The story, set around an international school in Paris, is focused around the school’s most popular teacher Will Silver and his fall from grace. The story is told from three different perspectives several years down the track – Will’s and that of two of his young students, Gilad and Marie.
At the beginning of the novel we are introduced to Will – the inspirational, young and down to earth teacher who his students look up to as a strong leader who uplifts them and fills them with self-belief. Through all three perspectives, this description of Will does not vary.
However, as you get further in to the story Silver’s decline becomes inevitable. He embarks on an inappropriate sexual affair with Marie – whether he is seduced by her, or he takes advantage of her insecurities is up to your own interpretation – and is caught in a uncharictaristically cowardly moment by Gilad.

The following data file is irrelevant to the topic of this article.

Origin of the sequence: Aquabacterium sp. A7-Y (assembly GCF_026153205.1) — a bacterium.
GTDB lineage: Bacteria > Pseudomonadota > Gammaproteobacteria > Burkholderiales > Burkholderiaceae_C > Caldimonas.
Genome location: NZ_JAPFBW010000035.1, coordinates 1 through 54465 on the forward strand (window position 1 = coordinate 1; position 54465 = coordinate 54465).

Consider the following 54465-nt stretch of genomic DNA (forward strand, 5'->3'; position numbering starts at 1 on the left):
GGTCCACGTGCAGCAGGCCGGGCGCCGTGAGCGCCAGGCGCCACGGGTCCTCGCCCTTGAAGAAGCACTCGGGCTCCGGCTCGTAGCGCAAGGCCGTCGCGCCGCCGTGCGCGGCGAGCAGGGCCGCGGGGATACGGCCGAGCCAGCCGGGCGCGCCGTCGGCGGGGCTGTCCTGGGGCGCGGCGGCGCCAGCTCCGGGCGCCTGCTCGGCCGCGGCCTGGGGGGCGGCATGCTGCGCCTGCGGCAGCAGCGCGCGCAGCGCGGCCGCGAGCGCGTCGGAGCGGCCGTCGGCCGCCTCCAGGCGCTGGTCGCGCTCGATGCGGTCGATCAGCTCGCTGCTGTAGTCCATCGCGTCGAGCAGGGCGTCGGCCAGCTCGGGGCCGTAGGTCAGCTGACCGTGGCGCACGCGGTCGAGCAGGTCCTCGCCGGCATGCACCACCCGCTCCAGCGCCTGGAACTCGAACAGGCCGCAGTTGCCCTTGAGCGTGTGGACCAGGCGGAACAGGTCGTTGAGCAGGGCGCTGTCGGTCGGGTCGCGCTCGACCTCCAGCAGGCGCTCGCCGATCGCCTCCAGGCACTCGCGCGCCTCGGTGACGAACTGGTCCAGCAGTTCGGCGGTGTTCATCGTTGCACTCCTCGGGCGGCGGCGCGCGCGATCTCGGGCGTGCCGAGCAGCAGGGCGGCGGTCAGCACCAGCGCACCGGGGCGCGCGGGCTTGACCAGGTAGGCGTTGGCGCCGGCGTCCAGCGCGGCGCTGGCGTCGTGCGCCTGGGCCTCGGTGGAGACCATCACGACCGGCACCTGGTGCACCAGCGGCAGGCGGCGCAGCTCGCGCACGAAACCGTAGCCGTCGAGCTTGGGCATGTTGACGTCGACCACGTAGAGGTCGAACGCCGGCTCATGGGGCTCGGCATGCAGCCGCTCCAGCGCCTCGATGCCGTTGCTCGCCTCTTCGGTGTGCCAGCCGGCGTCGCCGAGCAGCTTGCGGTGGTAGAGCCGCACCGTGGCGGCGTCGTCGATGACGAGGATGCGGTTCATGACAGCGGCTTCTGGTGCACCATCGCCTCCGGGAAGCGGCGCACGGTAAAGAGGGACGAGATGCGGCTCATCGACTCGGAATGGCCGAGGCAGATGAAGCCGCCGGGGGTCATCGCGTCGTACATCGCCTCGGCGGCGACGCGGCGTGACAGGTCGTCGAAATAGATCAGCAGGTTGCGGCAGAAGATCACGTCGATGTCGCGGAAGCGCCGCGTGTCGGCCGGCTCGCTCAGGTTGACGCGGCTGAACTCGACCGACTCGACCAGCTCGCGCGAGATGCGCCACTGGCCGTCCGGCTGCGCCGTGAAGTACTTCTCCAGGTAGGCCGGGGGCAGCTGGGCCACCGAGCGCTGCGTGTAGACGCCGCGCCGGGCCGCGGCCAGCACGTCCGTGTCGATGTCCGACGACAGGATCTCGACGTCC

At some stages I was wishing for the relationship between Silver and Marie to work out. It is described by her as a very loving and tender turn of events – however, as outside opinions about her gossiping and ‘craziness’ start to creep in here and there, you will start to doubt her view of the story.
A serious of events make Will’s status of the hero fade more and more but he refuses to apologise for his actions until the very end…
This one is well worth a read.